People who view their group as more homogenous – for instance, the more one thinks Americans are similar to each other – are less likely to be influenced by external terrorist threat alerts, according to research from the NYU Steinhart School.
“Among people who viewed their group to be homogeneous, external threat did not translate to higher perceived threat, and they did not influence beliefs about the legitimacy of the U.S. military intervention in Iraq,” said study author Rezarta Bilali, assistant professor of psychology and social intervention at NYU Steinhardt.
The findings, published Nov. 24 in the Journal of Applied Social Psychology, suggest that people interpret terrorist threats in very different ways.
Terrorist threats communicated through mass media, government agencies, and other sources influence levels of perceived threat. In the aftermath of Sept. 11, the U.S. government created a color-coded warning system to alert Americans to the level of threat facing the country. From 2002 through the system’s dissolution in 2011, the warning level never dropped below “yellow,” a three out of five on the alert scale.
Bilali’s study examined the effect of external cues of security or threat – manipulated by the researchers – on perceived threat and legitimization of the U.S.’s war in Iraq, based on a person’s identification with being American and beliefs about the degree to which Americans are similar to each other.
The study, conducted in two stages, included 147 American university students. In the first stage, participants completed questionnaires measuring their identification with their American nationalities, and whether they perceived Americans to be similar to each other or different.
A few months later, in the second stage, participants completed additional tasks. In one, the participants read a fake newspaper article that was manipulated to communicate either security or a threat to America. Subsequently, participants completed questionnaires to gauge their opinions on the war in Iraq and whether they agreed with the U.S.’s decision to intervene.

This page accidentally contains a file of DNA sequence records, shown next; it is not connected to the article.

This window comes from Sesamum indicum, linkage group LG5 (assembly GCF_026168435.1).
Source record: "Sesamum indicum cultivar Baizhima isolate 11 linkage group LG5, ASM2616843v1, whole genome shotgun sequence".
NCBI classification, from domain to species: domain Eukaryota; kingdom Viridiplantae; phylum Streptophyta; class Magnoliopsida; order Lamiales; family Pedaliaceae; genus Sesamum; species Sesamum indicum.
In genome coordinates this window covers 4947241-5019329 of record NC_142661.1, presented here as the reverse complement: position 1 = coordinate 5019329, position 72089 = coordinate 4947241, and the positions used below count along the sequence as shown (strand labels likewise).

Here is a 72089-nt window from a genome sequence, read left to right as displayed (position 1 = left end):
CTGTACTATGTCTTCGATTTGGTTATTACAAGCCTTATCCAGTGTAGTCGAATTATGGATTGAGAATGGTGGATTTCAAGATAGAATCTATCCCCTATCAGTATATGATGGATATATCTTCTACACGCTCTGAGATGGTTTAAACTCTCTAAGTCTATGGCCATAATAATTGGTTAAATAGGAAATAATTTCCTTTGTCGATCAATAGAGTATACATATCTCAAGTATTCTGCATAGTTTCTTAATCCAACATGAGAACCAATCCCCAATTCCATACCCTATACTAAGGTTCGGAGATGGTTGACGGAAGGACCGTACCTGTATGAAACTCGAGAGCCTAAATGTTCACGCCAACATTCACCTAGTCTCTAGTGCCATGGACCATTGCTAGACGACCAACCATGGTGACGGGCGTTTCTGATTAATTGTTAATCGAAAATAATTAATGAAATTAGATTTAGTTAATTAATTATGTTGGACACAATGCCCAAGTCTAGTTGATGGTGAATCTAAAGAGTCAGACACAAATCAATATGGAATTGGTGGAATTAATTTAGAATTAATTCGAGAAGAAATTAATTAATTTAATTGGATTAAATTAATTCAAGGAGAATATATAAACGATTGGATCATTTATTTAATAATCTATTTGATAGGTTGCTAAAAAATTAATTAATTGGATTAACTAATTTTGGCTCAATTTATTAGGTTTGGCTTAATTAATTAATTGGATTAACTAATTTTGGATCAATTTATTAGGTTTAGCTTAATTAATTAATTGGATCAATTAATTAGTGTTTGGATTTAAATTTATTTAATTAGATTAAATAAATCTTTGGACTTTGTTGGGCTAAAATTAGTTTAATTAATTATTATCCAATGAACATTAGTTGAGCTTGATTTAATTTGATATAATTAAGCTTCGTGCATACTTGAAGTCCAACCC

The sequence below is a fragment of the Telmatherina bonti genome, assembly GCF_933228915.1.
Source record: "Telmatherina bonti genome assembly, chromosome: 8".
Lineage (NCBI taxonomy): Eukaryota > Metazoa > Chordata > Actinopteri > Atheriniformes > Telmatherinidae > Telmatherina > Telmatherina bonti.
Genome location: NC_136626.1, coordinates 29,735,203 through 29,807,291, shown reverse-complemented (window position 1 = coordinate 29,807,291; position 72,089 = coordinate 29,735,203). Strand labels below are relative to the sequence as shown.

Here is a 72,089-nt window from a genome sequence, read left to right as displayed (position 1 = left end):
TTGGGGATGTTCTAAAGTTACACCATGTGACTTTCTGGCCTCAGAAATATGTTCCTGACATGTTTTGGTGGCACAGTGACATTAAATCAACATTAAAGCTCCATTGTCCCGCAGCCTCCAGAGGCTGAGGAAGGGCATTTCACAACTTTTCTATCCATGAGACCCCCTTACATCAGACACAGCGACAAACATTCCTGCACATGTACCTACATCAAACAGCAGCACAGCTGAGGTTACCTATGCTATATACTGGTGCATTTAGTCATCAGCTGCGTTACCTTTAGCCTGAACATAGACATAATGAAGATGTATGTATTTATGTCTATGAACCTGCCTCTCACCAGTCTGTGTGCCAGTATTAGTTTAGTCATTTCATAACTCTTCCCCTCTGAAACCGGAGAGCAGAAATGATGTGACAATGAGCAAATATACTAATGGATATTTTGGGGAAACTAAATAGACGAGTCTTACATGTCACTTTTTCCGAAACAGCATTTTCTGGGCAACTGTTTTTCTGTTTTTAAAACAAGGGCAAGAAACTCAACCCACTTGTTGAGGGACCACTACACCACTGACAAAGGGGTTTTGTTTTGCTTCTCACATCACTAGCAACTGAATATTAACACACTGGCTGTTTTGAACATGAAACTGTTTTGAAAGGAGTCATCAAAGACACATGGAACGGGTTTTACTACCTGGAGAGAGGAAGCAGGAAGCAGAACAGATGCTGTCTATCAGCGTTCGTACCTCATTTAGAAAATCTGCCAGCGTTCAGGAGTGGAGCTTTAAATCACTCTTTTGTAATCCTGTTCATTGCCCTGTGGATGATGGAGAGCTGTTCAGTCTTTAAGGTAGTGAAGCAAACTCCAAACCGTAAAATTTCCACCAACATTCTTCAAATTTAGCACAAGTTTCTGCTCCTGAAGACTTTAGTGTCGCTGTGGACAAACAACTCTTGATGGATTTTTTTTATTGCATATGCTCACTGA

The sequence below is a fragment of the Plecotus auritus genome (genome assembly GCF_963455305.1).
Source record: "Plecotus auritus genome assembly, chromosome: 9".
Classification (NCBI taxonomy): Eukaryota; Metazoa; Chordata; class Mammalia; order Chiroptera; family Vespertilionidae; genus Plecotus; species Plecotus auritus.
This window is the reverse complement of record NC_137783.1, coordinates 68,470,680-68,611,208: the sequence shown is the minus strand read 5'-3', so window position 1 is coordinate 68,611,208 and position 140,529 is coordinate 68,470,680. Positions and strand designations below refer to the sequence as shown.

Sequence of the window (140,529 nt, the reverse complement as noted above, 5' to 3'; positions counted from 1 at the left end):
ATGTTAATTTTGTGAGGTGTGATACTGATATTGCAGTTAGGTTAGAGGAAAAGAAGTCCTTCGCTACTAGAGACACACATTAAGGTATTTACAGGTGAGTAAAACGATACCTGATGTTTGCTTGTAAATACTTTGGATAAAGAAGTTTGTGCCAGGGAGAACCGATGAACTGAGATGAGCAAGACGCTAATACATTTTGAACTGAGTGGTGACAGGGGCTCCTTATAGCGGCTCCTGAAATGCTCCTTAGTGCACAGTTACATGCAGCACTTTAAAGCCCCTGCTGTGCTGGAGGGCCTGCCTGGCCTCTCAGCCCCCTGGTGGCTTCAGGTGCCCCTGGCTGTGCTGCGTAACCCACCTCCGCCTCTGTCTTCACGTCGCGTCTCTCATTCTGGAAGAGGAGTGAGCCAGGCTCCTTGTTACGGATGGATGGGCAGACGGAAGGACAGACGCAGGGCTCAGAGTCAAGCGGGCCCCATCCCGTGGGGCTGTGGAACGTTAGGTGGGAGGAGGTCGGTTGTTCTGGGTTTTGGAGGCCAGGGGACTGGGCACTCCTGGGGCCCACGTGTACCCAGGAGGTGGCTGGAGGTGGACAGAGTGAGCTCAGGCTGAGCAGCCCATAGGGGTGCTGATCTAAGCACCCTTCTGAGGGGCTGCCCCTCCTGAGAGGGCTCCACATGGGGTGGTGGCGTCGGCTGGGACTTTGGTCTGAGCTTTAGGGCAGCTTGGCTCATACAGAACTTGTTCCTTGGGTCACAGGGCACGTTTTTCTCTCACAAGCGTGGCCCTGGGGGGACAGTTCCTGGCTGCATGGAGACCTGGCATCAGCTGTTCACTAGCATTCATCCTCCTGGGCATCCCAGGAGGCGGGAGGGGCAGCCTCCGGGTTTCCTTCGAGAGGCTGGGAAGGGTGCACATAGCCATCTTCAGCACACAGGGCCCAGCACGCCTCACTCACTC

Bilali found that participants legitimized the U.S. military intervention in Iraq to a higher degree when they were exposed to threat cues versus when they were made to believe that the U.S. is safe from terrorism. She found that participants who saw their group to be unlike each other were more likely to perceive greater threat when exposed to external terrorist threats, and they were more likely to legitimize the U.S.’s involvement in the war in Iraq. By contrast, individuals who viewed their group to be homogeneous – in other words, viewed Americans to be like them and similar to each other – were less likely to perceive heightened threat when they read about a terrorist threat.
“Perceiving the group as similar to one another seems to disrupt the expected relationship between external cues of threat and subjective perceptions of threat,” Bilali said. “There’s some evidence that homogeneity is related to increased feelings that you can cope with a disastrous event, so these results can be interpreted by looking at the role of homogeneity in increasing the perceived ability to cope with threats toward the group.”
The results shed light on the potential impact of terror warning systems and media influence on different segments of the population.
“While the study creates more questions than answers, it suggests that terror threat alerts are not affecting everyone equally,” Bilali said.